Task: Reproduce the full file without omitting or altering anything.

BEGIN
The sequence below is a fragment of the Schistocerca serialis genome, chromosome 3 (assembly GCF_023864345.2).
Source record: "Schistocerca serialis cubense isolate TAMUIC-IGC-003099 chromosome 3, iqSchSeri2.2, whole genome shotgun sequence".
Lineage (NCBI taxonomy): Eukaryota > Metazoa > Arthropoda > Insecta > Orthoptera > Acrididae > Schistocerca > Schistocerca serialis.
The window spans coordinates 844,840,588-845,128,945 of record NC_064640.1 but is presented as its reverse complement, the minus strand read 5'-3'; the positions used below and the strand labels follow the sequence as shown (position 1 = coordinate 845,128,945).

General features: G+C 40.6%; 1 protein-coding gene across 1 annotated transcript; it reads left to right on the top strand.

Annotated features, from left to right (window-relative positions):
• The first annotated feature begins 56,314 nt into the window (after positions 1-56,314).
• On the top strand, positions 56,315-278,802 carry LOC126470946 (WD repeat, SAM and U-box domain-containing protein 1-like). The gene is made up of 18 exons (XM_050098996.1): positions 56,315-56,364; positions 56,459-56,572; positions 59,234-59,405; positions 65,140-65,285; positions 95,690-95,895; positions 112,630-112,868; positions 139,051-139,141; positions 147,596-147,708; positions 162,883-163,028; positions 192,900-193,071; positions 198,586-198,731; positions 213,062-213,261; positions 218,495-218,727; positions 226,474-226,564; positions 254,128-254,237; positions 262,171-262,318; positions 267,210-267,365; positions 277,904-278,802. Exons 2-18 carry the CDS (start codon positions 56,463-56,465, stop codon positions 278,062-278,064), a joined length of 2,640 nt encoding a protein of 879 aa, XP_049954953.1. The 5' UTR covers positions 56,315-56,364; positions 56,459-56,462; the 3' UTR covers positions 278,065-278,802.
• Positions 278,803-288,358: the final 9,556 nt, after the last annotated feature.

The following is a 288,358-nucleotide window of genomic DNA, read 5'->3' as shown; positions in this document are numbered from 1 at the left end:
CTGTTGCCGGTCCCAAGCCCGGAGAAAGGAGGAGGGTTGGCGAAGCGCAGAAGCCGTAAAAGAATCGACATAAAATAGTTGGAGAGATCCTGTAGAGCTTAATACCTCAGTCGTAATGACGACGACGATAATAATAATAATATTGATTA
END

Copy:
The sequence below is a fragment of the Schistocerca serialis genome, chromosome 3 (assembly GCF_023864345.2).
Source record: "Schistocerca serialis cubense isolate TAMUIC-IGC-003099 chromosome 3, iqSchSeri2.2, whole genome shotgun sequence".
Lineage (NCBI taxonomy): Eukaryota > Metazoa > Arthropoda > Insecta > Orthoptera > Acrididae > Schistocerca > Schistocerca serialis.
The window spans coordinates 844,840,588-845,128,945 of record NC_064640.1 but is presented as its reverse complement, the minus strand read 5'-3'; the positions used below and the strand labels follow the sequence as shown (position 1 = coordinate 845,128,945).

General features: G+C 40.6%; 1 protein-coding gene across 1 annotated transcript; it reads left to right on the top strand.

Annotated features, from left to right (window-relative positions):
• The first annotated feature begins 56,314 nt into the window (after positions 1-56,314).
• On the top strand, positions 56,315-278,802 carry LOC126470946 (WD repeat, SAM and U-box domain-containing protein 1-like). The gene is made up of 18 exons (XM_050098996.1): positions 56,315-56,364; positions 56,459-56,572; positions 59,234-59,405; positions 65,140-65,285; positions 95,690-95,895; positions 112,630-112,868; positions 139,051-139,141; positions 147,596-147,708; positions 162,883-163,028; positions 192,900-193,071; positions 198,586-198,731; positions 213,062-213,261; positions 218,495-218,727; positions 226,474-226,564; positions 254,128-254,237; positions 262,171-262,318; positions 267,210-267,365; positions 277,904-278,802. Exons 2-18 carry the CDS (start codon positions 56,463-56,465, stop codon positions 278,062-278,064), a joined length of 2,640 nt encoding a protein of 879 aa, XP_049954953.1. The 5' UTR covers positions 56,315-56,364; positions 56,459-56,462; the 3' UTR covers positions 278,065-278,802.
• Positions 278,803-288,358: the final 9,556 nt, after the last annotated feature.

The following is a 288,358-nucleotide window of genomic DNA, read 5'->3' as shown; positions in this document are numbered from 1 at the left end:
CTGTTGCCGGTCCCAAGCCCGGAGAAAGGAGGAGGGTTGGCGAAGCGCAGAAGCCGTAAAAGAATCGACATAAAATAGTTGGAGAGATCCTGTAGAGCTTAATACCTCAGTCGTAATGACGACGACGATAATAATAATAATATTGATTA